We Asked a Doctor How to Talk So That They'll Listen
Photo: Stuart Fisher
But too often, doctors take a more hurried approach in the name of efficiency: Ofri cites a study that found that doctors typically interrupted their patients 12 seconds after they started talking. Yet according to other research, the average person takes a mere 92 seconds to sum up why they're in the office. "Doctors need to stop talking, turn away from the computer, and give patients one to two minutes of full-frontal listening," Ofri says. "If yours isn't doing that, don't be afraid to speak up." How to assert yourself when you're sitting on a table in a paper gown? We asked Ofri, who's also an attending physician at Bellevue Hospital in New York City, for her best Rx.
O: What's the most tactful way to let my doctor know I still had more to say when he interrupted me?
Danielle Ofri: A gentle reminder can actually be very helpful for us. If a patient says, "Do you mind if I just finish what I was saying?" I usually respond with something like, "Sure. Oh, wow, I shouldn't have cut you off."
O: How much information should I give the doctor?
DO: Before your visit, choose two or three concerns you want to discuss. If you have more, write them all down and show them to your doctor at the beginning of the appointment so you can decide together what's most important to discuss today and what may need to wait until next time. Try to cover the bases without getting bogged down in unnecessary details, which can waste time.
Photo: Stuart Fisher
DO: It's effective to say, "I just want to reiterate my top three things: X, Y, and Z. Is there any other information that would be helpful for you?" At the end of the appointment, say, "Okay, let me make sure I've got all of this right." Then repeat back the doctor's advice or treatment plan. This not only ensures accuracy, but also helps jog your memory—and your doctor's—about points you or he forgot to mention. For example, it may prompt him to tell you about a potential side effect of the medication he's prescribed.
O: How do I make extra sure I don't miss anything?
DO: Always have a pen and paper. You can also consider bringing a family member or a friend to your appointment to help fill in the gaps. I recently saw an older patient who'd just been diagnosed with breast cancer, and she was having trouble keeping things straight. On the next visit, she brought her adult daughter with her. We all talked together, and the daughter took notes.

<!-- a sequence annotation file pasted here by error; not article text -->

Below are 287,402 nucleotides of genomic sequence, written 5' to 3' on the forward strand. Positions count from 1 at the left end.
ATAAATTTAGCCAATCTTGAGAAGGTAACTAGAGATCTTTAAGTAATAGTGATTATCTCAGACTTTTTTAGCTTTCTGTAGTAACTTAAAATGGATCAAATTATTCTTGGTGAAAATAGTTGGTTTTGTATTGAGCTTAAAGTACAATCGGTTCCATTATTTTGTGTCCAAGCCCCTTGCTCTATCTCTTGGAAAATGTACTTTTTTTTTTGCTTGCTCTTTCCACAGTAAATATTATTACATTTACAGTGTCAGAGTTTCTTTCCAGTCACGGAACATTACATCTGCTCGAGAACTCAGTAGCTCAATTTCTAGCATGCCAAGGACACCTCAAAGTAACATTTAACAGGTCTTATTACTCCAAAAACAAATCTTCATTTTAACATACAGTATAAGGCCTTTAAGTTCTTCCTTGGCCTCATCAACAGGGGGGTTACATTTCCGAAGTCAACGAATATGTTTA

O: Should I ask what my doctor would do if he were in my shoes?
DO: This question comes up a lot. I try to help patients work through their own values using the medical facts I can offer. I once had a patient whose cardiologist had recommended an implantable defibrillator. The patient's general philosophy was to leave everything to God. So when he asked me, "What would you do?" I thought about his past decisions: He was taking blood pressure pills and had done a cardiac catheterization—clearly in this case he seemed okay altering the course set out by God. He also had a lot to live for, including a wife, children, and grandchildren. We discussed the medical evidence and his religious beliefs, and ultimately I recommended that he get the defibrillator. It's so important that your doctor take your values, not his, into consideration, along with the risks and benefits of treatment. So a better way to phrase this might be, "Given my situation, what do you think I should do?"
The Patient says... "I have the worst stomach pain, the worst dizziness, the worst headache—24/7."
The Doctor hears... "I'm under a lot of stress."
The Doctor thinks... "When a patient tells us that every symptom is the most horrible ever—and the physical exam and labs are normal—we often suspect something psychological is going on. The symptoms aren't fake. They're physical manifestations of anxiety, depression, and stress. So while I'm always on the lookout for a serious underlying disease, I'm also thinking, Can I get her to see a therapist or enroll in a yoga class or eat a healthier diet and get better sleep?"
The Patient says... "Everything's fine."
The Doctor hears..."There may be something I'm not telling you."
The Doctor thinks... "I worry that the patient may be uncomfortable about sharing something. It could be sexual dysfunction, an eating disorder, depression, domestic violence—these are serious topics many people don't want to talk about. I'll try to follow up with questions like: How are things at home? How's work? But we don't always have time to probe. Don't be afraid to bring up the important things going on in your life, even if they don't feel 'medical.' Your doctor would rather know than not know."
The Patient says... "Oh, just one drink per night."
The Doctor hears... "At least two drinks per night."
The Doctor thinks... "We're taught in medical school that people ususally underreport their alcohol and drug use, so we genreal double the amount we're told. Don't be insulted if your doctor asks follow-up questions about yout drinking. We're trying to be diligent so we don't miss an alcohol or drug disorfer that could be amenable to treatment."
The Patient says... "Here are my records from my previous doctor."
The Doctor hears..."I'm about to dump a pile of info on you."
The Doctor thinks... "Patients sometimes bring in years' worth of medical records, and reviewing them would take valuable time from the visit. It's best to prioritize what you want the doctor to see (like a recent heart test from a cardiologist) and put those documents on top."
Missed connections In a survey of nearly 240 hospitalized patients, only 32 percent could name even one of their treating doctors. —From What Patients Say, What Doctors Hear